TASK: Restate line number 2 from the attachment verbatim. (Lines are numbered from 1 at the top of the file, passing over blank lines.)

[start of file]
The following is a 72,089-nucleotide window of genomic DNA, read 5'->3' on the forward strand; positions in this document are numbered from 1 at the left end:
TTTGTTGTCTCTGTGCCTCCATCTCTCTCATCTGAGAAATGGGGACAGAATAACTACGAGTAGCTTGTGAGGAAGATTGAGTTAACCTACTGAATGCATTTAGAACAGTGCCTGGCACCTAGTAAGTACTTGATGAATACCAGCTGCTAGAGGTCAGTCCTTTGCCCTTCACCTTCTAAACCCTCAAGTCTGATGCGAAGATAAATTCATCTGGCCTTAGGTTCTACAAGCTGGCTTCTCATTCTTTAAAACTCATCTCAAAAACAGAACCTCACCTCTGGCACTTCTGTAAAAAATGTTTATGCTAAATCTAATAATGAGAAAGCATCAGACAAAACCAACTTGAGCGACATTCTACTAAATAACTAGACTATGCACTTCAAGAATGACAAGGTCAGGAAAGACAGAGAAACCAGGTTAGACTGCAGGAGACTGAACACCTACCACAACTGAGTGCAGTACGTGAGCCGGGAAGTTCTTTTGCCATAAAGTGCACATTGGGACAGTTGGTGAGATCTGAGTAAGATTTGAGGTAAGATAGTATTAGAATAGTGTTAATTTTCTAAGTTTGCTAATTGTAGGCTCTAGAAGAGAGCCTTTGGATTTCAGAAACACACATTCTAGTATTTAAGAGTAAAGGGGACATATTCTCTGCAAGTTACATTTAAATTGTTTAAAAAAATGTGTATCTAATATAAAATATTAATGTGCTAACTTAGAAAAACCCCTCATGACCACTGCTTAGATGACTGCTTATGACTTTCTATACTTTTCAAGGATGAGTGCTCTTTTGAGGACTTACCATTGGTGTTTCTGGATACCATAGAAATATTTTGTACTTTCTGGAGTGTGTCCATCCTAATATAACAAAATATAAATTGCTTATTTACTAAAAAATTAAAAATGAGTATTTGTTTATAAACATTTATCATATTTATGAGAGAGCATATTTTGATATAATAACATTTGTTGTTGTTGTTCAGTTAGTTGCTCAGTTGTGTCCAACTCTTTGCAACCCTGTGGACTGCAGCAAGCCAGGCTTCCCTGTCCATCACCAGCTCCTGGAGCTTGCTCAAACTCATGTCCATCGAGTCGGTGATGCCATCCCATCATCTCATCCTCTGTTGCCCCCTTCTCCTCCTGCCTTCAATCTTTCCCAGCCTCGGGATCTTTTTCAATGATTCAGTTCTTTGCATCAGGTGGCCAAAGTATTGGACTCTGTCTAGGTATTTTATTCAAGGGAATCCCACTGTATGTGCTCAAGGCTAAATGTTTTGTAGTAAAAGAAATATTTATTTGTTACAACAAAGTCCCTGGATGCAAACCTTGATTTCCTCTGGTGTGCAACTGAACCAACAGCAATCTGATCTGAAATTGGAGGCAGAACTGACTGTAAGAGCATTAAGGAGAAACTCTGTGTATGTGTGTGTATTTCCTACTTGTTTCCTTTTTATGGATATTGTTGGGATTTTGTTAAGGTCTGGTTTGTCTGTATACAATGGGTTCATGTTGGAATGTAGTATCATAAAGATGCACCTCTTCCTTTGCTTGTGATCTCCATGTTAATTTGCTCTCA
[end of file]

TTTGTTGTCTCTGTGCCTCCATCTCTCTCATCTGAGAAATGGGGACAGAATAACTACGAGTAGCTTGTGAGGAAGATTGAGTTAACCTACTGAATGCATTTAGAACAGTGCCTGGCACCTAGTAAGTACTTGATGAATACCAGCTGCTAGAGGTCAGTCCTTTGCCCTTCACCTTCTAAACCCTCAAGTCTGATGCGAAGATAAATTCATCTGGCCTTAGGTTCTACAAGCTGGCTTCTCATTCTTTAAAACTCATCTCAAAAACAGAACCTCACCTCTGGCACTTCTGTAAAAAATGTTTATGCTAAATCTAATAATGAGAAAGCATCAGACAAAACCAACTTGAGCGACATTCTACTAAATAACTAGACTATGCACTTCAAGAATGACAAGGTCAGGAAAGACAGAGAAACCAGGTTAGACTGCAGGAGACTGAACACCTACCACAACTGAGTGCAGTACGTGAGCCGGGAAGTTCTTTTGCCATAAAGTGCACATTGGGACAGTTGGTGAGATCTGAGTAAGATTTGAGGTAAGATAGTATTAGAATAGTGTTAATTTTCTAAGTTTGCTAATTGTAGGCTCTAGAAGAGAGCCTTTGGATTTCAGAAACACACATTCTAGTATTTAAGAGTAAAGGGGACATATTCTCTGCAAGTTACATTTAAATTGTTTAAAAAAATGTGTATCTAATATAAAATATTAATGTGCTAACTTAGAAAAACCCCTCATGACCACTGCTTAGATGACTGCTTATGACTTTCTATACTTTTCAAGGATGAGTGCTCTTTTGAGGACTTACCATTGGTGTTTCTGGATACCATAGAAATATTTTGTACTTTCTGGAGTGTGTCCATCCTAATATAACAAAATATAAATTGCTTATTTACTAAAAAATTAAAAATGAGTATTTGTTTATAAACATTTATCATATTTATGAGAGAGCATATTTTGATATAATAACATTTGTTGTTGTTGTTCAGTTAGTTGCTCAGTTGTGTCCAACTCTTTGCAACCCTGTGGACTGCAGCAAGCCAGGCTTCCCTGTCCATCACCAGCTCCTGGAGCTTGCTCAAACTCATGTCCATCGAGTCGGTGATGCCATCCCATCATCTCATCCTCTGTTGCCCCCTTCTCCTCCTGCCTTCAATCTTTCCCAGCCTCGGGATCTTTTTCAATGATTCAGTTCTTTGCATCAGGTGGCCAAAGTATTGGACTCTGTCTAGGTATTTTATTCAAGGGAATCCCACTGTATGTGCTCAAGGCTAAATGTTTTGTAGTAAAAGAAATATTTATTTGTTACAACAAAGTCCCTGGATGCAAACCTTGATTTCCTCTGGTGTGCAACTGAACCAACAGCAATCTGATCTGAAATTGGAGGCAGAACTGACTGTAAGAGCATTAAGGAGAAACTCTGTGTATGTGTGTGTATTTCCTACTTGTTTCCTTTTTATGGATATTGTTGGGATTTTGTTAAGGTCTGGTTTGTCTGTATACAATGGGTTCATGTTGGAATGTAGTATCATAAAGATGCACCTCTTCCTTTGCTTGTGATCTCCATGTTAATTTGCTCTCA